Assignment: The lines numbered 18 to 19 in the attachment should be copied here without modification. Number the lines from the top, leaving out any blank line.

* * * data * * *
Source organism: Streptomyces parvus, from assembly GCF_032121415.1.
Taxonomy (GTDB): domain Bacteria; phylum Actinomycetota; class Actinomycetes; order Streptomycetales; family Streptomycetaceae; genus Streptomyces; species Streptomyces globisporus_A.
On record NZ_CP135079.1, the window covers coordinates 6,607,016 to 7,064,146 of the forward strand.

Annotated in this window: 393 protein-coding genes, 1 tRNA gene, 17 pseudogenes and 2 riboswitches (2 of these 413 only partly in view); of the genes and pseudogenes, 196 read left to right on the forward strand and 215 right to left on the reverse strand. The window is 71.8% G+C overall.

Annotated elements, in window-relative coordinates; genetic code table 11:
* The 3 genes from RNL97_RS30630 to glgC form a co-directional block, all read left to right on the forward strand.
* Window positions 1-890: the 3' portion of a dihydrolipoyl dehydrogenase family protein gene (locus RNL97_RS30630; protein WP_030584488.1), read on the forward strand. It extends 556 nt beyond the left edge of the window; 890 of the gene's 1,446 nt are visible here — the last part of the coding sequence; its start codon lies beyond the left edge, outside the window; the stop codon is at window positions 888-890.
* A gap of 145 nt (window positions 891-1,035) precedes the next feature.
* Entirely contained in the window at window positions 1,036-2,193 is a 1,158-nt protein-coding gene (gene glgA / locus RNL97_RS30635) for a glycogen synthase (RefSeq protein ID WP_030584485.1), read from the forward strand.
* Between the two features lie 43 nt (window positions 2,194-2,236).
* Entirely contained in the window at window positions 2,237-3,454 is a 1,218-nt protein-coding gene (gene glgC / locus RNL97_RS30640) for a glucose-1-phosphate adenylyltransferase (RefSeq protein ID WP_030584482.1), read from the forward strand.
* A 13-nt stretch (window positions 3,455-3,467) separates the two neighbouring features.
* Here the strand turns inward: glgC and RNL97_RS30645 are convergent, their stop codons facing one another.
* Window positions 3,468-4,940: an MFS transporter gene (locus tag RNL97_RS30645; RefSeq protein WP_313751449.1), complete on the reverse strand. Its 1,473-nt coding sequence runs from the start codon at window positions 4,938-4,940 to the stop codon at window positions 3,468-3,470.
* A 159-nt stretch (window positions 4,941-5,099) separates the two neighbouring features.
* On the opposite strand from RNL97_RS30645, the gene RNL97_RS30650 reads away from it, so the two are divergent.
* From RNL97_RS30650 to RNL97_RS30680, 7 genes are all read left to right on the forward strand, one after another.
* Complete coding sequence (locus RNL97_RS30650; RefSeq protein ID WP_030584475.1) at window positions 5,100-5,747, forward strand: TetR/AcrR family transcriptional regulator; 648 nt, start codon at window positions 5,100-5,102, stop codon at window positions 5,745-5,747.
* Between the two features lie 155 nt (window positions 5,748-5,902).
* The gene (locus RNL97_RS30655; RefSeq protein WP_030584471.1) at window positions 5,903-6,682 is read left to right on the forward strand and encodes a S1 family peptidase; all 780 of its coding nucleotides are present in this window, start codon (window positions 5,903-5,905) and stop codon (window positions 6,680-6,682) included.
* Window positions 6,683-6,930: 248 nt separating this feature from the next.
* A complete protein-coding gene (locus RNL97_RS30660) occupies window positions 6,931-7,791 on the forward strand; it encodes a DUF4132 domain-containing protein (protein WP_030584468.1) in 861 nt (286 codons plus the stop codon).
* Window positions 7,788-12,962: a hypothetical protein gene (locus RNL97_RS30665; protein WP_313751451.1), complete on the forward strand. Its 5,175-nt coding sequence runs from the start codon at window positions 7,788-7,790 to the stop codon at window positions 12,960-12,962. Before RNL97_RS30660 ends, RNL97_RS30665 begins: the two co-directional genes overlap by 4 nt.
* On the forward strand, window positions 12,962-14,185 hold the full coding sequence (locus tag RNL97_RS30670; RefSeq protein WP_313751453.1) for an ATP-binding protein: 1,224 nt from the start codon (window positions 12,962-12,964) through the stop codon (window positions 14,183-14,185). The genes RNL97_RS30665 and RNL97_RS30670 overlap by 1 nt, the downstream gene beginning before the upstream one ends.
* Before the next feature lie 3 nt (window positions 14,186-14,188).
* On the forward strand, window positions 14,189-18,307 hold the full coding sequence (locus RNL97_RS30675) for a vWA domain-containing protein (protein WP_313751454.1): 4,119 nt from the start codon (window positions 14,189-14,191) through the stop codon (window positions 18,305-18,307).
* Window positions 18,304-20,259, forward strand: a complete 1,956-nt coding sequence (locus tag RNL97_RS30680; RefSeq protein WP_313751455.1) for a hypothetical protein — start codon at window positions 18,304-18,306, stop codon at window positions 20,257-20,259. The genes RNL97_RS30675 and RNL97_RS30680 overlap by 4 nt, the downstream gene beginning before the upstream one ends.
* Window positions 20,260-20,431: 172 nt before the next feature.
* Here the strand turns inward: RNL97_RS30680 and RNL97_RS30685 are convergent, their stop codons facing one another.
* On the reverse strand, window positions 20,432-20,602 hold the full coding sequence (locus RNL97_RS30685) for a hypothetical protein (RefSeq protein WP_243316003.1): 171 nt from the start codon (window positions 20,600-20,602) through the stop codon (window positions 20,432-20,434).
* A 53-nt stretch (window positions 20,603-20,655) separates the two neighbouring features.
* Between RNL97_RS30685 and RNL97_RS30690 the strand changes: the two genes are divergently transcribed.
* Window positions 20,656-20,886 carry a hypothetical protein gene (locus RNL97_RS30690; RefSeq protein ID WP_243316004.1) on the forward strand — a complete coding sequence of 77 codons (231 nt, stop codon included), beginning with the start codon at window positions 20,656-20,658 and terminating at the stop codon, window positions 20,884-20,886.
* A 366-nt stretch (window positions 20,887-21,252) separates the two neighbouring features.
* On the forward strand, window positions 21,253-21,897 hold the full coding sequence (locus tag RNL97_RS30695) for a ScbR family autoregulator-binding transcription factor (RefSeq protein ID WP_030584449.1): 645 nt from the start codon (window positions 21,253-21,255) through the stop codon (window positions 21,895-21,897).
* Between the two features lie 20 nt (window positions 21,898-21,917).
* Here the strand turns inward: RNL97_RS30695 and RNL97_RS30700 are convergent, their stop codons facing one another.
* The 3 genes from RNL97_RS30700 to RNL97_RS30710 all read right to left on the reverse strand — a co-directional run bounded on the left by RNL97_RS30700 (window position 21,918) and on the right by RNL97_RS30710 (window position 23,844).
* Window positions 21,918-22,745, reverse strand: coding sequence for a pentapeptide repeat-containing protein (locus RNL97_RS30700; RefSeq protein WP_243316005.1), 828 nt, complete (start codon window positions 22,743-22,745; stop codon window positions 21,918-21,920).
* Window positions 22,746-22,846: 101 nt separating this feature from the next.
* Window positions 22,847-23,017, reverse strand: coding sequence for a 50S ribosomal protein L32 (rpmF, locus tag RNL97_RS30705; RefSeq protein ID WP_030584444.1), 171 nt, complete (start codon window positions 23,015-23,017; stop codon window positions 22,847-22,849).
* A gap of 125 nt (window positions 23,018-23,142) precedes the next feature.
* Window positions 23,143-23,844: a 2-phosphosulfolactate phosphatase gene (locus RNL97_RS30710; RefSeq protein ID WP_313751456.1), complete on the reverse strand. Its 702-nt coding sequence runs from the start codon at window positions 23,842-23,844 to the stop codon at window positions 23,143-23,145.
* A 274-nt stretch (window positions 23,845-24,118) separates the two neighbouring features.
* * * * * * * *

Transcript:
* Complete coding sequence (locus RNL97_RS30650; RefSeq protein ID WP_030584475.1) at window positions 5,100-5,747, forward strand: TetR/AcrR family transcriptional regulator; 648 nt, start codon at window positions 5,100-5,102, stop codon at window positions 5,745-5,747.
* Between the two features lie 155 nt (window positions 5,748-5,902).